The Color of Money / Home & Consumer

Color of Money: Chic on the Cheap

WASHINGTON -- I know that hair and makeup matter to a lot of people.

I don't happen to be one of them. I'm comfortable with the way I look naturally. My daily beauty routine involves a bar of Dove soap, Mary Kay lip gloss and a black elastic band to pull my hair back.

Of course, I dress up more for work and important events. But I like myself without makeup. I don't desire to wear the latest fashions. I just don't want to spend a lot of time and money to look stylish.

But for those of you who do put in that extra effort, I've found a book that could save you some money and time.

This month's Color of Money Book Club selection is "How to Look Expensive: A Beauty Editor's Secrets to Getting Gorgeous without Breaking the Bank" (Gotham Books, $25) by Andrea Pomerantz Lustig. The author is a contributing editor at Glamour who wrote a beauty advice column for 10 years.

Pomerantz Lustig says she wants to help women get that Hollywood red-carpet look for less. She promises and delivers on providing beauty advice on hair, cosmetics and clothes that will make you feel like a million bucks without actually spending those bucks.

"These days we're all much more money-conscious than we were before," she writes. "Spending a bundle on your hair doesn't seem so sensible when filling your tank with gas costs more than a haircut. And this means there is a huge disconnect between the price of beauty and the money real women can actually spend on it."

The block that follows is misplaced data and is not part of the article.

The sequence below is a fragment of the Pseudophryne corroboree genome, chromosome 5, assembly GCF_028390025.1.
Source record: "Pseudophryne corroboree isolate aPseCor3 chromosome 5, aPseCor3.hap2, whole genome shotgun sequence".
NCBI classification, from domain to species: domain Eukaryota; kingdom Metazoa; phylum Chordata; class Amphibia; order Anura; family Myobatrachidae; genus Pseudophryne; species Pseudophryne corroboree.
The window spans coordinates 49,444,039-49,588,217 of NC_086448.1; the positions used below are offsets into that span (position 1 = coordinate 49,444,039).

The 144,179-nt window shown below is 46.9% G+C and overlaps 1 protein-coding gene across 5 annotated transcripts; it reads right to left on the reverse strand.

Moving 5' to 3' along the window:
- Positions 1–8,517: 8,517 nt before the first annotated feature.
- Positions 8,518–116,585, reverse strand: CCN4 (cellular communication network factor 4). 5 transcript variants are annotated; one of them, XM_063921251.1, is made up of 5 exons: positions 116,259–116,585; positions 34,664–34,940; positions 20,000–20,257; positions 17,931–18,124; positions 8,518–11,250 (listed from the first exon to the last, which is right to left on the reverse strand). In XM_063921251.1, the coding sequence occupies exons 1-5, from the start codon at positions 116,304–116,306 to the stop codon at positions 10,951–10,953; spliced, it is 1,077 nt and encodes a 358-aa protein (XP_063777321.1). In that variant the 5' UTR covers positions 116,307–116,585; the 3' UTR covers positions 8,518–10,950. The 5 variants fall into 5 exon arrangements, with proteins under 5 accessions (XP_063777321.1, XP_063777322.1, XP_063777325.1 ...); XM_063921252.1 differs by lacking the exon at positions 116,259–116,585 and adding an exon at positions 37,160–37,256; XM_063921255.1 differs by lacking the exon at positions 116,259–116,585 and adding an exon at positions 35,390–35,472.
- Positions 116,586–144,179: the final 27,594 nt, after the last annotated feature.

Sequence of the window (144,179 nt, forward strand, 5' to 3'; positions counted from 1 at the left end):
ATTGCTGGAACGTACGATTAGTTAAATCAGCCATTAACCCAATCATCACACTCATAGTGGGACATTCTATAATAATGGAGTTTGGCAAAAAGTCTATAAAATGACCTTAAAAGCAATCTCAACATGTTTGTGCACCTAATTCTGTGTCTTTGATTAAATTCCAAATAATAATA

But lest you think this is all about vanity, Pomerantz Lustig has a personal beauty philosophy that I came to admire despite my skepticism when I first picked up the book. I've always felt that beauty stuff is irrelevant. And I know that insisting on a glamorous look can harm women both financially and psychologically. In a 2008 report, "Beauty at Any Cost," the Young Women's Christian Association (YWCA) wrote about its concern about the consequences of America's beauty obsession.

"Engulfed by a popular culture saturated with images of idealized, air-brushed and unattainable female physical beauty, women and girls cannot escape feeling judged on the basis of their physical appearance," the report said. "As a result, many women feel chronically insecure, overweight and inadequate, as these beauty images apply to an ever-shrinking pool of women. Moreover, the diet, cosmetic and fashion industries are often too willing to exploit these narrow beauty standards so women and girls will become cradle-to-grave consumers of beauty products, cosmetic surgery and diet programs."

But there are those who aren't trying to get movie-star beauty, just reasonably priced cosmetics that enhance or hide the things they like or dislike. I'm about to have a very big birthday (and no, I'm not telling you which one), and something simple I've done with my hair has made me feel better. I've had jet-black hair for ages (I will never let my gray show). So recently I decided to splurge a little and get hair highlights. The compliments I've been getting have elevated my self-confidence as I approach that big birthday.


Copyright 2012 Washington Post Writers Group


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